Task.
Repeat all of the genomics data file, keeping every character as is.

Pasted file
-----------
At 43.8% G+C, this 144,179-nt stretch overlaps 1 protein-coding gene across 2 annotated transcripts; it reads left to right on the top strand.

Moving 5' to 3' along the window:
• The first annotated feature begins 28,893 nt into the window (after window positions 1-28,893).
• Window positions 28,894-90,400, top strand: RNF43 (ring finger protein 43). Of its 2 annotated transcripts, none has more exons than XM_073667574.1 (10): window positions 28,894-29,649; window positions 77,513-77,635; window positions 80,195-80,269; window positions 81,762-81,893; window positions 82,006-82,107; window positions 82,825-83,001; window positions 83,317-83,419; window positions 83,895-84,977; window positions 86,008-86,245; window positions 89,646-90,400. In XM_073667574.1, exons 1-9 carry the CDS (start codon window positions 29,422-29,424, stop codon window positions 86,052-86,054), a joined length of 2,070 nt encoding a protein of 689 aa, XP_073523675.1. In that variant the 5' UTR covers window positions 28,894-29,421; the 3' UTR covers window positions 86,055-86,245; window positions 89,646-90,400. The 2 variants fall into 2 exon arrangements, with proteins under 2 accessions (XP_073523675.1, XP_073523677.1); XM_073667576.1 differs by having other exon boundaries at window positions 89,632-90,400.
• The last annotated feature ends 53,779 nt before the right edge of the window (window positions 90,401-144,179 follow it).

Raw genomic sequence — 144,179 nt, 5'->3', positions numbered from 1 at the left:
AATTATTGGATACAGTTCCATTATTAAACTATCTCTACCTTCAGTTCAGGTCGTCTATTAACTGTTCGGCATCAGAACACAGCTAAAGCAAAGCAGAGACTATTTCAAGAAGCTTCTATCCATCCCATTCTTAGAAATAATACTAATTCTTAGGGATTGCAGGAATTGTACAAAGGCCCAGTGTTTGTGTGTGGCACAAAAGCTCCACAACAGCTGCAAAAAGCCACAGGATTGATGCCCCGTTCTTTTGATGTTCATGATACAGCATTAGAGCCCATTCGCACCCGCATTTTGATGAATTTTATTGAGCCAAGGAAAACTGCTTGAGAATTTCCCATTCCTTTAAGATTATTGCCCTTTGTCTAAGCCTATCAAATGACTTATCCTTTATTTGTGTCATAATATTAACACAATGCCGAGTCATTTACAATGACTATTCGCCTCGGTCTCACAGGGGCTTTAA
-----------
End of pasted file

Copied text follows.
At 43.8% G+C, this 144,179-nt stretch overlaps 1 protein-coding gene across 2 annotated transcripts; it reads left to right on the top strand.

Moving 5' to 3' along the window:
• The first annotated feature begins 28,893 nt into the window (after window positions 1-28,893).
• Window positions 28,894-90,400, top strand: RNF43 (ring finger protein 43). Of its 2 annotated transcripts, none has more exons than XM_073667574.1 (10): window positions 28,894-29,649; window positions 77,513-77,635; window positions 80,195-80,269; window positions 81,762-81,893; window positions 82,006-82,107; window positions 82,825-83,001; window positions 83,317-83,419; window positions 83,895-84,977; window positions 86,008-86,245; window positions 89,646-90,400. In XM_073667574.1, exons 1-9 carry the CDS (start codon window positions 29,422-29,424, stop codon window positions 86,052-86,054), a joined length of 2,070 nt encoding a protein of 689 aa, XP_073523675.1. In that variant the 5' UTR covers window positions 28,894-29,421; the 3' UTR covers window positions 86,055-86,245; window positions 89,646-90,400. The 2 variants fall into 2 exon arrangements, with proteins under 2 accessions (XP_073523675.1, XP_073523677.1); XM_073667576.1 differs by having other exon boundaries at window positions 89,632-90,400.
• The last annotated feature ends 53,779 nt before the right edge of the window (window positions 90,401-144,179 follow it).

Raw genomic sequence — 144,179 nt, 5'->3', positions numbered from 1 at the left:
AATTATTGGATACAGTTCCATTATTAAACTATCTCTACCTTCAGTTCAGGTCGTCTATTAACTGTTCGGCATCAGAACACAGCTAAAGCAAAGCAGAGACTATTTCAAGAAGCTTCTATCCATCCCATTCTTAGAAATAATACTAATTCTTAGGGATTGCAGGAATTGTACAAAGGCCCAGTGTTTGTGTGTGGCACAAAAGCTCCACAACAGCTGCAAAAAGCCACAGGATTGATGCCCCGTTCTTTTGATGTTCATGATACAGCATTAGAGCCCATTCGCACCCGCATTTTGATGAATTTTATTGAGCCAAGGAAAACTGCTTGAGAATTTCCCATTCCTTTAAGATTATTGCCCTTTGTCTAAGCCTATCAAATGACTTATCCTTTATTTGTGTCATAATATTAACACAATGCCGAGTCATTTACAATGACTATTCGCCTCGGTCTCACAGGGGCTTTAA